Mason to Help Fairfax County Residents Prepare for Emergencies
Posted: October 15, 2007 at 1:00 am, Last Updated: November 30, -0001 at 12:00 am
By Dave Andrews
Mason is joining forces with the Fairfax County Health Department to help residents become better prepared for possible public health emergencies.
To address growing concerns of terrorist acts, weather disasters and contagious diseases, the Fairfax County’s Office of Emergency Preparedness and Mason will host a Cities Readiness Initiative Training and Exercise Program on Saturday, Oct. 27, from 9 am to 1 p.m. at the Patriot Center.
Hundreds of volunteers from the Medical Reserve Corps, Volunteer Fairfax, the Fairfax County Department of Transportation and members of the Mason community will go though a practice drill to more accurately determine the county’s level of efficiency in dispensing medications in the event of a widespread emergency.
Approximately 150 volunteers are being trained on the deployment aspect of the drill and helping a large group of people in need of emergency assistance. All will go through the Patriot Center to practice the flow plan and processing stations. They will then be transported to nearby Oak View Elementary School where they will direct an expected crowd of approximately 700 volunteers through the process.
“This is a terrific opportunity for sororities and fraternities on campus, as well as everyone else in the Mason community, to volunteer their time to promote the awareness of these vital issues,” says Keith Cunningham, emergency plans officer at Mason. “Depending on how many volunteers turn out, we will be able to learn from potential obstacles and refine our methods.”
This is the first time emergency response agencies have conducted a mass dispensing exercise of this type in Fairfax County. Organizers hope to learn important lessons about how to run large-scale dispensing operations efficiently and to eventually cut the entire processing time down to about 35 minutes per person.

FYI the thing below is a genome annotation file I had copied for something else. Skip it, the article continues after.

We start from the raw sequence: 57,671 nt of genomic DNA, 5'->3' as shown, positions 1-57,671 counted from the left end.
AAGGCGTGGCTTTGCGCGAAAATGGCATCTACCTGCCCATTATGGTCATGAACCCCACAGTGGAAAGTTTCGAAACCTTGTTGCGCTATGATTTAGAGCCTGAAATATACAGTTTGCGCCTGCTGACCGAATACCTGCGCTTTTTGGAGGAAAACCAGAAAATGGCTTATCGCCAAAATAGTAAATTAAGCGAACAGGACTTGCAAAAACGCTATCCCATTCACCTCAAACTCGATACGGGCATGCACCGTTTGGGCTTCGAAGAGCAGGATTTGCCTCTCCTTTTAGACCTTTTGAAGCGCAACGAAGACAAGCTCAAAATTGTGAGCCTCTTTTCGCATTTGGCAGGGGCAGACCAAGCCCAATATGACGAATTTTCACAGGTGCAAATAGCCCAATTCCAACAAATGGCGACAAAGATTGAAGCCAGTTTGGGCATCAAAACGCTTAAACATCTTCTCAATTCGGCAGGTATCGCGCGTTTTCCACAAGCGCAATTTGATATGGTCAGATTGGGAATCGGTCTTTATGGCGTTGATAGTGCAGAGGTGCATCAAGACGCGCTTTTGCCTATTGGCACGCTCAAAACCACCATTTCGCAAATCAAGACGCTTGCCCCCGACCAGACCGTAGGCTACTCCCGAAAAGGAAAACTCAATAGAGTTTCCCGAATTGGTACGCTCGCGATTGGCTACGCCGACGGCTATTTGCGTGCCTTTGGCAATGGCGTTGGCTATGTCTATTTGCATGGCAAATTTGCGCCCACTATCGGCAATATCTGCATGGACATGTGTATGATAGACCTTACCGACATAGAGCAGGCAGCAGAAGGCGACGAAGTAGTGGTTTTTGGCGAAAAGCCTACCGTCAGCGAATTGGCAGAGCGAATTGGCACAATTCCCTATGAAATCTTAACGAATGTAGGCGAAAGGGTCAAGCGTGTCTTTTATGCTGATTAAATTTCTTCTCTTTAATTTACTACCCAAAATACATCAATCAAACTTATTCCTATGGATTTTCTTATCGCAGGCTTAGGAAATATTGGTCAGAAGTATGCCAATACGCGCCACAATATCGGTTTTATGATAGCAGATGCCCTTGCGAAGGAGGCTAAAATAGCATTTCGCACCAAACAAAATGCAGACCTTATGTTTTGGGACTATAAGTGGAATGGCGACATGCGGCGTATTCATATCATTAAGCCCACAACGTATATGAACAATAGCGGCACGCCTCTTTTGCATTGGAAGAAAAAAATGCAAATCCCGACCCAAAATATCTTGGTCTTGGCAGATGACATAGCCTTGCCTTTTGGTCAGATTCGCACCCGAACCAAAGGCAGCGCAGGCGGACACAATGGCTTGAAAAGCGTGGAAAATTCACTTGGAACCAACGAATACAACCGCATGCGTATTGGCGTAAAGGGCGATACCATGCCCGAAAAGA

More than 400 volunteers have already signed up, but health department officials say that more are needed to accurately determine the program’s efficiency. Lunch will be provided and volunteers will receive a free T-shirt.
“We have a great exercise planned and a lot of county and nongovernmental groups involved,” says Wesley McDermott, emergency preparedness coordinator for the Health Department. “This should really help us fine-tune our plan so we are better prepared to handle a large crisis.”
The Office of Emergency Preparedness is responsible for coordinating preparedness, response and recovery efforts for significant public health emergencies that may occur in the community. Emergency management personnel are on duty around the clock to monitor significant emergency events that may adversely affect the residents of Fairfax County.
For more information and to register as a volunteer, go to the Emergency Preparedness web page for further details.